J. D. Salinger is generally regarded, critically or reverentially, as the preeminent literary force from the Beat era to capture the spirit of and speak to young Americans. Salinger’s technique of presenting twentieth century American family relationships has been compared with the work of such authors as William Faulkner, Ernest Hemingway, and F. Scott Fitzgerald. Salinger was known primarily as a short-story writer when the novel Franny and Zooey was first published in two parts in The New Yorker. Salinger wrote “Franny” as a wedding gift for his wife, upon whom the title character is based. “Franny” also marked the beginning of what became Salinger’s obsession with the Glass family.
Franny and Zooey are the youngest of seven brilliant children of a successful vaudevillian couple from the 1920’s, Les Glass, who is Jewish, and his wife, Bessie Gallagher, who is Irish. The oldest and most brilliant of the children, Seymour, kills himself while on his second honeymoon, presumably because of an inability to reconcile childhood innocence with adulthood. The heir to Seymour’s role as guru is Buddy, an author and writing instructor at a small college, who lives in modified, self-imposed hermitage. The character of Buddy is often identified as the alter ego of Salinger, who is known to be a heavily autobiographical writer and who was accused of being self-indulgent and preachy, especially in the later works introduced by Franny and Zooey.
With this novel, Salinger takes a marked turn from focusing on action, structure, and humor to a preoccupation with monologue, character development, and seriousness. The shift is underscored by a change from the omniscient third-person narrative voice in “Franny” to the first-person voice of Buddy, who tells the “Zooey” portion of the novel. It is here that discourse and extensive detail take the place of plot and structure. More than one-third of the novel takes place in bathrooms, and both stories cover only a very few hours of time. “Zooey” proceeds as if the narrator is looking through a randomly roving and pausing camera lens. By paying minimal attention to plot and attempting to present all objects with equal emphasis, Salinger tries gradually to reveal the complex nature and interconnectedness of otherwise static characters.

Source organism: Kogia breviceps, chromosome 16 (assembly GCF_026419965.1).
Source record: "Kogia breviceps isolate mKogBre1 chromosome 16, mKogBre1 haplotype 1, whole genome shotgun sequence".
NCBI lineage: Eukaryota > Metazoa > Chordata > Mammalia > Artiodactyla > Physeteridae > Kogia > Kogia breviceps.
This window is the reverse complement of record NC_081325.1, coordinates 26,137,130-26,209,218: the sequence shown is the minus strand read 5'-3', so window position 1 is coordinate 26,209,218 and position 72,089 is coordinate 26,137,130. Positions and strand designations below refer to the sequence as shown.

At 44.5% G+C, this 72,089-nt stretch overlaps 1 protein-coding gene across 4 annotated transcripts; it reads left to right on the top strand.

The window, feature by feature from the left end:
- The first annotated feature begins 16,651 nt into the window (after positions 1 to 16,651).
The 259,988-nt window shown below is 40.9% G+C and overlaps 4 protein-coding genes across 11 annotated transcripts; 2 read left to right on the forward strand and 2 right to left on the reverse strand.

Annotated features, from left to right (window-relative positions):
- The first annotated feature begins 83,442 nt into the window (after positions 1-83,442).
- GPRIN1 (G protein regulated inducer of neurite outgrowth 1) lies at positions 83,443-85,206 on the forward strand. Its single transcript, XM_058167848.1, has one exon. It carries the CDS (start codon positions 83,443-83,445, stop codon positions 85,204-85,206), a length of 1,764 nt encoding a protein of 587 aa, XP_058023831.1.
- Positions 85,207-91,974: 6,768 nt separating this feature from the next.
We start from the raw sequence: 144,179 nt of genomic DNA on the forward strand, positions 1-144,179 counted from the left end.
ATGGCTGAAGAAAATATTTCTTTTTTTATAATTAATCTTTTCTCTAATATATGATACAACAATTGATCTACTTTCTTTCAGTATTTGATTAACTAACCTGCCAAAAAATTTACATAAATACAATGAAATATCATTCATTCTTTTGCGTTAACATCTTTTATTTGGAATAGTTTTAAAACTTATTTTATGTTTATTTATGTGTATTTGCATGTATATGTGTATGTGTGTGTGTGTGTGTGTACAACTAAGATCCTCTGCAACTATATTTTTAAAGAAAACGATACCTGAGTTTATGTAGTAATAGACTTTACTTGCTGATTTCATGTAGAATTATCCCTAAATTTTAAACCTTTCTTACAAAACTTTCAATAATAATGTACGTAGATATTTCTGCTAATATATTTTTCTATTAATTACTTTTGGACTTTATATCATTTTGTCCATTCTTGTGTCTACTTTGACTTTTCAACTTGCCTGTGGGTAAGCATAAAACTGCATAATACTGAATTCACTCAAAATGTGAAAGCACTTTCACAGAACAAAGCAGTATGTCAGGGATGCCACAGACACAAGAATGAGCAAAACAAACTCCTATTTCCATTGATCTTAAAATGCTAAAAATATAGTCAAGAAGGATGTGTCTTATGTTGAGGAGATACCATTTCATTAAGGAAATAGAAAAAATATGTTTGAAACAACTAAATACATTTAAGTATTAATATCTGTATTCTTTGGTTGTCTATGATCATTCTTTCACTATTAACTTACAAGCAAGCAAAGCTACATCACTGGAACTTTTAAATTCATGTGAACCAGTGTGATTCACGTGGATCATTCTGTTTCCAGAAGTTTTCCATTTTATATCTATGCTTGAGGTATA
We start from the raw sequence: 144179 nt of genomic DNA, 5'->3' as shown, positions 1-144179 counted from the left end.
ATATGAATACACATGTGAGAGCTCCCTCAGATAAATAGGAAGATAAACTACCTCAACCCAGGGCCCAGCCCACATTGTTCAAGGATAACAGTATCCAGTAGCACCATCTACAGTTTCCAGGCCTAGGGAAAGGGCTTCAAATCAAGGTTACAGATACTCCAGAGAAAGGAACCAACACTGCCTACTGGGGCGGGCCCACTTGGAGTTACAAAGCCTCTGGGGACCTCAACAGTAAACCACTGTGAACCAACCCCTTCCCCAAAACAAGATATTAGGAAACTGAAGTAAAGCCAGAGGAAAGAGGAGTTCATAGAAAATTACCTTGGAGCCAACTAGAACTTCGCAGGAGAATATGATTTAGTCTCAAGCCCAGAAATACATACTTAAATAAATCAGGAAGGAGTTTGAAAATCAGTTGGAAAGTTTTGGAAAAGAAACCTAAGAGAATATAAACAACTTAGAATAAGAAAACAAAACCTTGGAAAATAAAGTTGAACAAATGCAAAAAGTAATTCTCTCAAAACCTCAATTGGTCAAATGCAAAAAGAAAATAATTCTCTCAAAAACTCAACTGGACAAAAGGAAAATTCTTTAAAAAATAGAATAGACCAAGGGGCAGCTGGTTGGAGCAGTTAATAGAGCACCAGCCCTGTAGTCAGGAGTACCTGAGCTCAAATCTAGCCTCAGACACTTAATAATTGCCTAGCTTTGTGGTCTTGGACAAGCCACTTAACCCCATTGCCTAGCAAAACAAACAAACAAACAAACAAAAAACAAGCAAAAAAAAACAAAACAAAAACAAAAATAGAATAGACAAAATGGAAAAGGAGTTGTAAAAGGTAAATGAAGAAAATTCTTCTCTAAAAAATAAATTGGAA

Salinger’s work is mostly concerned with the various trials of adolescence: alienation, loss of innocence, the obscenity of modern life, the search for meaning, and the redeeming power of love. Franny is a typical Salinger character, seeking enlightenment, struggling against an onerous ego, and isolated by a hypersensitivity to her own shortcomings and those of others. There are differences, however, between Franny and Salinger’s earlier protagonists, the most obvious being that Salinger for the first time uses a female character as spokesperson for this battle. The strong Judeo-Christian element in Franny and Zooey is a departure from Salinger’s previous Zen-Buddhist point of view. Salinger appears to be taking a more general view of religion, not as a solution to the world’s problems but rather as a means of learning to live with them and with oneself.
The overall theme of the novel is one of renewal, which is attained when the characters realize the unifying principle or interconnectedness of the universe. This realization is dependent on a dissolution of such opposites as phony and nice, bad and good, adulthood and childhood, knowledge and naïveté, boy and girl, us and them. The recurrent symbol of the little girl—which makes epiphanous appearances in Seymour’s, Buddy’s, and Zooey’s lives, and whom Franny turns into as she makes her journey down the corridor to receive the ostensible Buddy’s phone call—represents innocence and beauty. It is...
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the loss of this innocence as they strive to connect with the unbearably ugly adult world that causes all of the Glass children in turn to go through a spiritual crisis. Seymour’s fat lady—for whom he tells Zooey to shine his shoes and Franny to sing when they are child radio stars—represents that spiritual singleness of the universe. The fat lady is Everyman, and Everyman is Jesus Christ, or God, or Buddha, or Brahman. It is this realization that allows Franny to reconcile her views of self, ego, and the world and to resolve her spiritual crisis.
Some critics suggested that the resolution rings false and that when Salinger sets the Glasses apart from the rest of the world—in describing them as more handsome and more brilliant and more spiritually aware than other people—he is implying that only those with their intellectual and spiritual potential can search for the true way.
Beyond being impressively crafted and philosophically uplifting, Franny and Zooey presents Salinger’s belief in the importance of spiritual seeking. As Zooey says in the closing scene, “the artist’s only concern is to shoot for some kind of perfection, and on his own terms, not anyone else’s.”